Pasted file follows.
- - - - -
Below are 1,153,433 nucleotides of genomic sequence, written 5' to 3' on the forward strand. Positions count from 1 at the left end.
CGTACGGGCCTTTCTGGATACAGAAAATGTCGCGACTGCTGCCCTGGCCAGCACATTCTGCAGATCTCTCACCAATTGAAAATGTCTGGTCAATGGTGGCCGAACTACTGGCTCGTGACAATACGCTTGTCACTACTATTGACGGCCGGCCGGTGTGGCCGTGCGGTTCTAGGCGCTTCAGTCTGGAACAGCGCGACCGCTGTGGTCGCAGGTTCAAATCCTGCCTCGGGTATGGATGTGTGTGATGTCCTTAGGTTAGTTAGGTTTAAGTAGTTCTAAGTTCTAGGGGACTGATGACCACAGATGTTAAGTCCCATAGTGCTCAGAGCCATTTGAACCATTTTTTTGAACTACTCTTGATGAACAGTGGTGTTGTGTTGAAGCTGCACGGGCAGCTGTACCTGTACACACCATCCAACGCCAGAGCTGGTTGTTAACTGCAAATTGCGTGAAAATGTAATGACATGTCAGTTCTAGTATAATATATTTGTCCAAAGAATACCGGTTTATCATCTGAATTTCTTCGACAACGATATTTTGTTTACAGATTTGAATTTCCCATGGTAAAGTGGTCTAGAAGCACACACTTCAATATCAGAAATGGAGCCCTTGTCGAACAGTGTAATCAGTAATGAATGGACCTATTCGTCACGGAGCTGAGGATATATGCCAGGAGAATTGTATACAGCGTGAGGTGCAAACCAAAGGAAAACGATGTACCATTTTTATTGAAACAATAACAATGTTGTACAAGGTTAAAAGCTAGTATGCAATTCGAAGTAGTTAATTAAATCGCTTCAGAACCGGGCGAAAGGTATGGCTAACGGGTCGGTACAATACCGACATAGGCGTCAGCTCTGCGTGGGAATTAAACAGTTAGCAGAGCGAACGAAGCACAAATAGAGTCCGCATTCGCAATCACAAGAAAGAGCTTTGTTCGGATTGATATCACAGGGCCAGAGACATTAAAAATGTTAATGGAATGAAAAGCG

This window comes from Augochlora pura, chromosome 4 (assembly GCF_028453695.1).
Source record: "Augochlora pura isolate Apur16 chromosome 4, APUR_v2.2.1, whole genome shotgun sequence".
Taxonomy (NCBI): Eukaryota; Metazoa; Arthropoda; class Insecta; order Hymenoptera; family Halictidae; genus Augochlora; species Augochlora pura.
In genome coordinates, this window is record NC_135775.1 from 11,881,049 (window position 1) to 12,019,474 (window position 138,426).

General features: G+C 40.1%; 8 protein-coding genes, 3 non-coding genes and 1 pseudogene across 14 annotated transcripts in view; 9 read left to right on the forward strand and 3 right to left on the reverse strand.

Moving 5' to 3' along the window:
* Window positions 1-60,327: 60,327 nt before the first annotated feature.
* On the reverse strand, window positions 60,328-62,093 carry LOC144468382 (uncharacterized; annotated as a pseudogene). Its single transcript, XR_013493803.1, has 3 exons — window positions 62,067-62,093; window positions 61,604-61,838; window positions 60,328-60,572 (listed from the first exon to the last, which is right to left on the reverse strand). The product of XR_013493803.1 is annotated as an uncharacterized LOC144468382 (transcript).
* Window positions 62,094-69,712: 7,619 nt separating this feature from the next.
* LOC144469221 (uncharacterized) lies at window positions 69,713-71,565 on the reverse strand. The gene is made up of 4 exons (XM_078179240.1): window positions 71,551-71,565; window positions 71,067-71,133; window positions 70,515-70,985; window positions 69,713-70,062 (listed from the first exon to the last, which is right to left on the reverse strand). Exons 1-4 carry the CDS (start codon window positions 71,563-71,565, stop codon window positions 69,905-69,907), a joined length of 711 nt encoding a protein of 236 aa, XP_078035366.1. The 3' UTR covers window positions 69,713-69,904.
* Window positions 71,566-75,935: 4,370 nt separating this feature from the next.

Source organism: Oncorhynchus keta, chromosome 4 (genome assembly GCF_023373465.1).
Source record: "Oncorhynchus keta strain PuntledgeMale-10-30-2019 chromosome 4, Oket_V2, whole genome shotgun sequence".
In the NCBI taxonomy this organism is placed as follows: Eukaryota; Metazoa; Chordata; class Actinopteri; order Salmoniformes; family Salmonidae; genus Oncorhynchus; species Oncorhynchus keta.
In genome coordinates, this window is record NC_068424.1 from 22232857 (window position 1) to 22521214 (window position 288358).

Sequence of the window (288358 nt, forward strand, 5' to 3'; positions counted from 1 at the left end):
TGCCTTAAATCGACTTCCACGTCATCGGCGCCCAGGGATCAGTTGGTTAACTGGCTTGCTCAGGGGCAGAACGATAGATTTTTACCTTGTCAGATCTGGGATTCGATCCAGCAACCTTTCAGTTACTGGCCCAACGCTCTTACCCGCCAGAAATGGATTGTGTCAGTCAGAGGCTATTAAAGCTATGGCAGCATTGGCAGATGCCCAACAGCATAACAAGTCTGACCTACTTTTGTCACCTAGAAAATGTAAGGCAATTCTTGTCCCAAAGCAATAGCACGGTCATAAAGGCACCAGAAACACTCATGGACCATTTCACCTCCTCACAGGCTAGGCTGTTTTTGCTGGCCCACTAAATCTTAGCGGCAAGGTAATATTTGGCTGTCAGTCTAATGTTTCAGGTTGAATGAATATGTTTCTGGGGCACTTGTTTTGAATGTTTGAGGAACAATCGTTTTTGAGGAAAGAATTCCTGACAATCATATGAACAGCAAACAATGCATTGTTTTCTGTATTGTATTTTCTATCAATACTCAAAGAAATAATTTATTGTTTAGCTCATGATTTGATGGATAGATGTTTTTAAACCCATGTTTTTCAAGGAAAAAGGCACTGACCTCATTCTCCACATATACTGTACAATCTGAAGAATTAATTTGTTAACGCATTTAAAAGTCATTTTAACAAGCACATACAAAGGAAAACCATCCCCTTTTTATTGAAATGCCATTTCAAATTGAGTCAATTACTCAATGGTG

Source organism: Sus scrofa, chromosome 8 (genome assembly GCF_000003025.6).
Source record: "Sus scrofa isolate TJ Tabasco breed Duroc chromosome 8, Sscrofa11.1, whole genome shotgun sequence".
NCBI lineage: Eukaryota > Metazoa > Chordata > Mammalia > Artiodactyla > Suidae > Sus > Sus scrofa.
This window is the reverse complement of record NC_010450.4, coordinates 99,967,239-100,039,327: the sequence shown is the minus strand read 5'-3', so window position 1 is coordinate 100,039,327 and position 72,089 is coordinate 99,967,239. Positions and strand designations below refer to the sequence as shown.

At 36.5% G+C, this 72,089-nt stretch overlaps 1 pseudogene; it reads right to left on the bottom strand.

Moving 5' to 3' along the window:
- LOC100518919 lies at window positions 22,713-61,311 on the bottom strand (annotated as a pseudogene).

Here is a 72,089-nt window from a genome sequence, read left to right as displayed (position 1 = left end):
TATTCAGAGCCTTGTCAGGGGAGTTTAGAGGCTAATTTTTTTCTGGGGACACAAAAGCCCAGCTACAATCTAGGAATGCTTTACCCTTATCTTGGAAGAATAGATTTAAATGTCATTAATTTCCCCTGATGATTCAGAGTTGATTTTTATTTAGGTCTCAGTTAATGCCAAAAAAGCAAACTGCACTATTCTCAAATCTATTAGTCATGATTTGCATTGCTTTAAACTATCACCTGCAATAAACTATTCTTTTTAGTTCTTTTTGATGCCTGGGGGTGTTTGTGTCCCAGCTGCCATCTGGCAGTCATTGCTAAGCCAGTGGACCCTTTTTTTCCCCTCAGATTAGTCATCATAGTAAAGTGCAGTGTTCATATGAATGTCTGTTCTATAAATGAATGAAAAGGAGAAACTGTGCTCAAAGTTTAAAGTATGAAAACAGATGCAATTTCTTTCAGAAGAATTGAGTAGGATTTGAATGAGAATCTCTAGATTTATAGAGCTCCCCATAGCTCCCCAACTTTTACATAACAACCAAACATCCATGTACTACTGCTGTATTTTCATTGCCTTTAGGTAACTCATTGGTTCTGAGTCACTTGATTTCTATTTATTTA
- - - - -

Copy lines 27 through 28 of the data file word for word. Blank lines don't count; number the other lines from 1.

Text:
Here is a 72,089-nt window from a genome sequence, read left to right as displayed (position 1 = left end):
TATTCAGAGCCTTGTCAGGGGAGTTTAGAGGCTAATTTTTTTCTGGGGACACAAAAGCCCAGCTACAATCTAGGAATGCTTTACCCTTATCTTGGAAGAATAGATTTAAATGTCATTAATTTCCCCTGATGATTCAGAGTTGATTTTTATTTAGGTCTCAGTTAATGCCAAAAAAGCAAACTGCACTATTCTCAAATCTATTAGTCATGATTTGCATTGCTTTAAACTATCACCTGCAATAAACTATTCTTTTTAGTTCTTTTTGATGCCTGGGGGTGTTTGTGTCCCAGCTGCCATCTGGCAGTCATTGCTAAGCCAGTGGACCCTTTTTTTCCCCTCAGATTAGTCATCATAGTAAAGTGCAGTGTTCATATGAATGTCTGTTCTATAAATGAATGAAAAGGAGAAACTGTGCTCAAAGTTTAAAGTATGAAAACAGATGCAATTTCTTTCAGAAGAATTGAGTAGGATTTGAATGAGAATCTCTAGATTTATAGAGCTCCCCATAGCTCCCCAACTTTTACATAACAACCAAACATCCATGTACTACTGCTGTATTTTCATTGCCTTTAGGTAACTCATTGGTTCTGAGTCACTTGATTTCTATTTATTTA